Growing A Greener Outer Banks NC

January 9, 2011

North Carolina’s Future: Offshore Drilling & Wind Farms

Filed under: environment, News — Tags: , , , , , , — 4x4RE @ 11:49 am

Tell the Governor What You Think About Offshore Drilling, Wind Farms

North Carolinians have an opportunity to tell Gov. Beverly Purdue what they think about offshore drilling, wind farms and other energy issues that could affect the N.C. coast. The Governor’s Scientific Advisory Panel on Offshore Energy will hold three meetings along the coast next week.  The purpose of the meetings is to get the public’s input on a variety of energy topics affecting the coast. The meetings are set for:

  • Jan. 10: UNC-Wilmington Nursing Building, Room 1051, 4 p.m.
  • Jan. 11: UNC Institute of Marine Sciences, Morehead City, 5 p.m.
  • Jan. 12: Dare County Administration Building, Manteo, 4 p.m.

Appointed in 2009, the panel is scheduled to report its findings in September… read more

Consider attending one of the meetings or submit written comments to the panel. It’s an issue that is very important to the future of our coast.

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March 3, 2010

Green Energy: Wind or Solar?

Filed under: Uncategorized — Tags: , , , , , — 4x4RE @ 1:29 pm

Many people who you talk to about generating electricity at home seem polarized to either wind turbines or solar panels. I found this great article at http://windpowerspot.com that suggests “Why not use both?” For many areas maybe a mixture of both is the best way to handle our energy needs.

Many people today have realized the dream of being completely off the grid by combining wind and solar energy. Small sized affordable wind generators are available today for the home user, and they are being combined with photovoltaic cells for power generation. It’s obvious that fossil fuel energy costs are going to keep on rising making it harder to afford getting power from the grid. The time is more than ripe for solar wind energy to be one of the solutions to rising energy costs, and to take us off of fossil fuel energy dependence.

Wind Turbines

Wind turbines are actually very simple machines. They consist of 3 parts: rotor blades, a shaft, and a generator. The rotor blades act like a propeller that turns the shaft when the wind flows through them. The shaft then turns the generator and a current is generated. About eighty-five percent of all off-grid systems use solar wind energy.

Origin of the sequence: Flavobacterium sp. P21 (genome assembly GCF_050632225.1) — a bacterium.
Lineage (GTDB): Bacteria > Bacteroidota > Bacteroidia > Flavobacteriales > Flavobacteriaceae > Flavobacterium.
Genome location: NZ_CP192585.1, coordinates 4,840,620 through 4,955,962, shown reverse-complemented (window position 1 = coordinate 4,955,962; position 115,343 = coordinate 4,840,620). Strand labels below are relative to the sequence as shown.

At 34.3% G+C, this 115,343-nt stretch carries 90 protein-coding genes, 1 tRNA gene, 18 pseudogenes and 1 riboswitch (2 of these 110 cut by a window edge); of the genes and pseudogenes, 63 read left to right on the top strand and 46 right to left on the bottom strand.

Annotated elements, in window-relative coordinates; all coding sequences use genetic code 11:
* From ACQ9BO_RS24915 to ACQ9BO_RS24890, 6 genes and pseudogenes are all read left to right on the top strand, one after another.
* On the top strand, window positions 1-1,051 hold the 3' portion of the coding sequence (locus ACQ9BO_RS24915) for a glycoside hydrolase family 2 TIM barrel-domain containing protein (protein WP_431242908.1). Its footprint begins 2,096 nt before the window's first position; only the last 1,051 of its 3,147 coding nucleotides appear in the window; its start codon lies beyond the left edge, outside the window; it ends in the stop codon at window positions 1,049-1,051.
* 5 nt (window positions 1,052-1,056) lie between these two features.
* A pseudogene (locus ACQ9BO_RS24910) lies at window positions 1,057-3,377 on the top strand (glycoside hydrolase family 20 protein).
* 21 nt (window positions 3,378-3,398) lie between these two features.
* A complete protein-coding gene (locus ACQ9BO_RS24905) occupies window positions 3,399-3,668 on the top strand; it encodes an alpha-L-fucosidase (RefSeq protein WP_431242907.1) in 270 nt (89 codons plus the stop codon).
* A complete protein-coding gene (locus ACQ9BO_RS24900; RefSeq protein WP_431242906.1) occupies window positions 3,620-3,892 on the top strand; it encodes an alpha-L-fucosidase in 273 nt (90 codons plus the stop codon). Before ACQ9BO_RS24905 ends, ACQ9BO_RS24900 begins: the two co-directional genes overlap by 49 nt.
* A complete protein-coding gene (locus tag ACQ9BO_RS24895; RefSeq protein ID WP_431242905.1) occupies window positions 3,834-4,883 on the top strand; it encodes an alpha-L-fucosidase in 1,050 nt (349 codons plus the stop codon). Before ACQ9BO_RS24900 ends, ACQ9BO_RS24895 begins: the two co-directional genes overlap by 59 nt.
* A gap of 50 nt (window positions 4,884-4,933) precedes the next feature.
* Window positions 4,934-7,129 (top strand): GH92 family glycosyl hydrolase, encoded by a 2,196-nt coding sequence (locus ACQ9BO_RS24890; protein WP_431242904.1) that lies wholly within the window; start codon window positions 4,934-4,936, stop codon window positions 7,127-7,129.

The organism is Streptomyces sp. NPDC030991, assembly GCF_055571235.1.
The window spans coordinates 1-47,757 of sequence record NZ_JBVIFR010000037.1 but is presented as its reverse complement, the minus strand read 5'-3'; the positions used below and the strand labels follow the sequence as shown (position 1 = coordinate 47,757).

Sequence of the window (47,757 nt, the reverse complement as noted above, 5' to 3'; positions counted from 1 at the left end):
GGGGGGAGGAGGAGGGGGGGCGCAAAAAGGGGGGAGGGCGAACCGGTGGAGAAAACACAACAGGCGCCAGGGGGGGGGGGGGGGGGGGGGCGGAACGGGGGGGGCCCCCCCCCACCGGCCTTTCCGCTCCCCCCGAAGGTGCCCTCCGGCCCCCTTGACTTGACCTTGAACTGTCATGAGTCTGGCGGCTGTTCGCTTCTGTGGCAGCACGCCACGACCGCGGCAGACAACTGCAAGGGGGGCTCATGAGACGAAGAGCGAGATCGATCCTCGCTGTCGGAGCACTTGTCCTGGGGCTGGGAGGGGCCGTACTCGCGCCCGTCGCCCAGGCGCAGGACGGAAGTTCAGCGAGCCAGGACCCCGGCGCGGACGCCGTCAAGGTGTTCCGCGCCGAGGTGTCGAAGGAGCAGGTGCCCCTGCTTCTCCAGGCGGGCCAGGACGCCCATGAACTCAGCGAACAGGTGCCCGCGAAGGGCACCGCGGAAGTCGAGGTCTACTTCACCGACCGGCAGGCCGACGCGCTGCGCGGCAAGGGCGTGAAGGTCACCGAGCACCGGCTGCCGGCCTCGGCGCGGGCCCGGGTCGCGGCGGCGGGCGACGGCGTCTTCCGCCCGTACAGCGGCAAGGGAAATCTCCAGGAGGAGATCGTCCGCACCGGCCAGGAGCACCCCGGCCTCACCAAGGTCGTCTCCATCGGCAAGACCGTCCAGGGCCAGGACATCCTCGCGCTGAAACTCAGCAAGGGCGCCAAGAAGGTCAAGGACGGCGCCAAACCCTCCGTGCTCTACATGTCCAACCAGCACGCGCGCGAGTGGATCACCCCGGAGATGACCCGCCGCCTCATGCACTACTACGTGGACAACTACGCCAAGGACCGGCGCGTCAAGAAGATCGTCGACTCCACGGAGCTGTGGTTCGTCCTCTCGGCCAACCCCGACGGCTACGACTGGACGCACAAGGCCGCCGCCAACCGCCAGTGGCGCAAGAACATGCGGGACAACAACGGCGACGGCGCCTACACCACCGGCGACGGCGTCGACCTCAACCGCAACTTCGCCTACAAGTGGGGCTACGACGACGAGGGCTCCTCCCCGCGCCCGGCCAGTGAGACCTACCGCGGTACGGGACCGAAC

The new micro as well as mini wind turbines are very popular with sailors, and are now starting to be more popular with home owners in Europe and the UK. Mini turbines are very cost effective and will only cost about $1,500 to $2,500. They are perfect for generating electricity if you live off the grid in remote rural areas. It’s satisfying to think about having solar wind energy provide for all your energy needs and also knowing that you never have to depend on utility companies.

Photovoltaic Cells

The typical home solar power system consists mainly of these:
a) Photovoltaic Panels
b) Charge Controller Module
c) Batteries (optional)
d) Inverter
Photovoltaic panels convert sunlight into an electric current. The type of current generated by a photovoltaic panel array is DC or direct current. For this current to be usable in most common households, it has to be converted into AC or alternating current. That’s where the inverter comes in. It’s job is to convert DC into AC current.

Solar wind energy systems are also called hybrid energy systems because the use a combination of solar and wind power to generate electricity. The wind turbines are mostly used during the winter months (in the northern hemisphere) when the sun’s vertical rays are mostly directed toward the southern hemisphere, and days tend to be cloudy. During summer months, photovoltaic cells would supplement greatly along with the wind turbine.

By using hybrid solar wind energy systems, a homeowner has the option of using or omitting batteries for storage. Homeowners also have the choice of being “Grid-Tied” or “Net Metered”. This means that your solar wind energy system has the ability to provide electricity not only for your house, but the power company as well. This way, if your solar wind energy system generated more energy than was used, the energy can be sold back to the power company. When you’re selling energy back to the company, your power meter runs backward. The “net metered” system therefore is highly recommended. The grid also works as your “battery backup” when your hybrid solar wind energy system doesn’t provide for your power demands.

Net-metered systems are also recommended because they are easier to install, cost less, and offer better performance.

February 27, 2010

Ways we can harness the wind without without big wind farms.

Filed under: Uncategorized — Tags: , , , , — 4x4RE @ 3:37 pm

When people think of wind power they think enormous windmills on gigantic towers. Many wil agree that they work well in certain areas, but are unsightly. Who wants to have this beside their neighborhood?

or this view from their beach?

But today may creative minds are coming up with new ways to integrate wind turbines with our communities that are not only more aesthetic, but in some cases almost artistic.

Take a look at some of these:

Turbines powered by the turbulence created by cars.

Turbines atop of street lights.

Vertical Axis Roof Mounted Wind Turbines

By turning our energy problems over to the creative minds that are now emerging, we stand a chance of not only concurring our demand for fossil fuels but of finding more appealing ways to become stewards of our planet.

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